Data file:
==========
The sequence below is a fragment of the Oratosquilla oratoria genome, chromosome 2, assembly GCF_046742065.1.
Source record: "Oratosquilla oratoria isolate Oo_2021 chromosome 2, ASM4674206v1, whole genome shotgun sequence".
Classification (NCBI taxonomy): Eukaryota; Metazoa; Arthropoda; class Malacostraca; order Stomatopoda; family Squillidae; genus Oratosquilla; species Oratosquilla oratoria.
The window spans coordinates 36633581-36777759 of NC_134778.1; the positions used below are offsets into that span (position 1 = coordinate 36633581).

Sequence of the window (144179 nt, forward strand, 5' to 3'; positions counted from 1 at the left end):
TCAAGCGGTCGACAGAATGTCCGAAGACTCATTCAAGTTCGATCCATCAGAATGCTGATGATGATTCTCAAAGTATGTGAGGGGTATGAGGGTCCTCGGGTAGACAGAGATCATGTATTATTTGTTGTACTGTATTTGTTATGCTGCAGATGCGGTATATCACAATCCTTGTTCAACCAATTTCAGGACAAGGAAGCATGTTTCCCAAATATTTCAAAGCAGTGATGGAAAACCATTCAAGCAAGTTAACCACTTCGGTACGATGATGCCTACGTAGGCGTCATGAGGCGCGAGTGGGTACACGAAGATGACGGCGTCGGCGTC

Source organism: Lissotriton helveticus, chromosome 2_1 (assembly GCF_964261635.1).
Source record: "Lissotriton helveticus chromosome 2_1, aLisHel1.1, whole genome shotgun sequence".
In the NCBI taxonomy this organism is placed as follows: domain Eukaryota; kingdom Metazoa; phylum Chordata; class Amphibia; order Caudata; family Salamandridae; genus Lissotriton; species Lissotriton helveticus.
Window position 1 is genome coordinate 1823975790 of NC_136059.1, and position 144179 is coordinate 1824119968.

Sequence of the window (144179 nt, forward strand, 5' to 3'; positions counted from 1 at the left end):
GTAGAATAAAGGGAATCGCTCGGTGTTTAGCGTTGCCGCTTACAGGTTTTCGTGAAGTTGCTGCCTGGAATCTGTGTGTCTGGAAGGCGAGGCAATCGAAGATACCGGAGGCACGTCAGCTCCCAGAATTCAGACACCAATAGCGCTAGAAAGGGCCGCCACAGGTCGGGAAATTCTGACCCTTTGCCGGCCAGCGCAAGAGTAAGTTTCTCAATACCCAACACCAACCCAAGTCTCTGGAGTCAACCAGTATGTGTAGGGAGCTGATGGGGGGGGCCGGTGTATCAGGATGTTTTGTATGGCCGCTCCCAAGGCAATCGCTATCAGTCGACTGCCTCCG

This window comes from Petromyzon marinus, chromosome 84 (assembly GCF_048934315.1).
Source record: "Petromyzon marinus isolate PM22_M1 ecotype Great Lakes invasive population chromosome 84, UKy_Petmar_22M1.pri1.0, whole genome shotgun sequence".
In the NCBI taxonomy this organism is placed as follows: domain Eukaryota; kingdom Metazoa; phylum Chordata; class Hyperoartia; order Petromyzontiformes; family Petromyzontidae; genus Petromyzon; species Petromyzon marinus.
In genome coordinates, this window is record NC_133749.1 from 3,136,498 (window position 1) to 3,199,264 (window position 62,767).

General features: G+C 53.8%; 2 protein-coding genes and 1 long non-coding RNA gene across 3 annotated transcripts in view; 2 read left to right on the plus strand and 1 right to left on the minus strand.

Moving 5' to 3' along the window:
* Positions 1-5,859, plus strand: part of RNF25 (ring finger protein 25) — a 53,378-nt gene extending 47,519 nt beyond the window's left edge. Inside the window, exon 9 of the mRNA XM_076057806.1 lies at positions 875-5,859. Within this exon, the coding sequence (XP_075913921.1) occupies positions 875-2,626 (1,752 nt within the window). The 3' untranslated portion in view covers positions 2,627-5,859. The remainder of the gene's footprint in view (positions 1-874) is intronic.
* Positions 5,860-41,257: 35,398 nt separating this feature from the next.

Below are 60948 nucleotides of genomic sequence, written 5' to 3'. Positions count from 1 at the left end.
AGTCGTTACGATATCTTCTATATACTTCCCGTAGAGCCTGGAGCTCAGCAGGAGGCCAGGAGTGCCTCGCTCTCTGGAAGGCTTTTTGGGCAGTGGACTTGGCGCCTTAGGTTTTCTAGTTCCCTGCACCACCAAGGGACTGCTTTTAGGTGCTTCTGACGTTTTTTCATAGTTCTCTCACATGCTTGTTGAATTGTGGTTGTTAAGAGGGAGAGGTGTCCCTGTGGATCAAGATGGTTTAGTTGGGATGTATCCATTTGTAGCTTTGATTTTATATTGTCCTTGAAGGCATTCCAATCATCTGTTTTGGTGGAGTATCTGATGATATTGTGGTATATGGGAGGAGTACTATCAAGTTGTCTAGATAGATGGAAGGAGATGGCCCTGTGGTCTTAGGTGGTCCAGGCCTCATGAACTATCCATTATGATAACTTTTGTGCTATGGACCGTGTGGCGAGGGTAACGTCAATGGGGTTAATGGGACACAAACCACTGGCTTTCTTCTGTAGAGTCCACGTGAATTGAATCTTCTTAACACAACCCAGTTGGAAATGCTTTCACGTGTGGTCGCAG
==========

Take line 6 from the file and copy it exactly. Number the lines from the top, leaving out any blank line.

TCAAGCGGTCGACAGAATGTCCGAAGACTCATTCAAGTTCGATCCATCAGAATGCTGATGATGATTCTCAAAGTATGTGAGGGGTATGAGGGTCCTCGGGTAGACAGAGATCATGTATTATTTGTTGTACTGTATTTGTTATGCTGCAGATGCGGTATATCACAATCCTTGTTCAACCAATTTCAGGACAAGGAAGCATGTTTCCCAAATATTTCAAAGCAGTGATGGAAAACCATTCAAGCAAGTTAACCACTTCGGTACGATGATGCCTACGTAGGCGTCATGAGGCGCGAGTGGGTACACGAAGATGACGGCGTCGGCGTC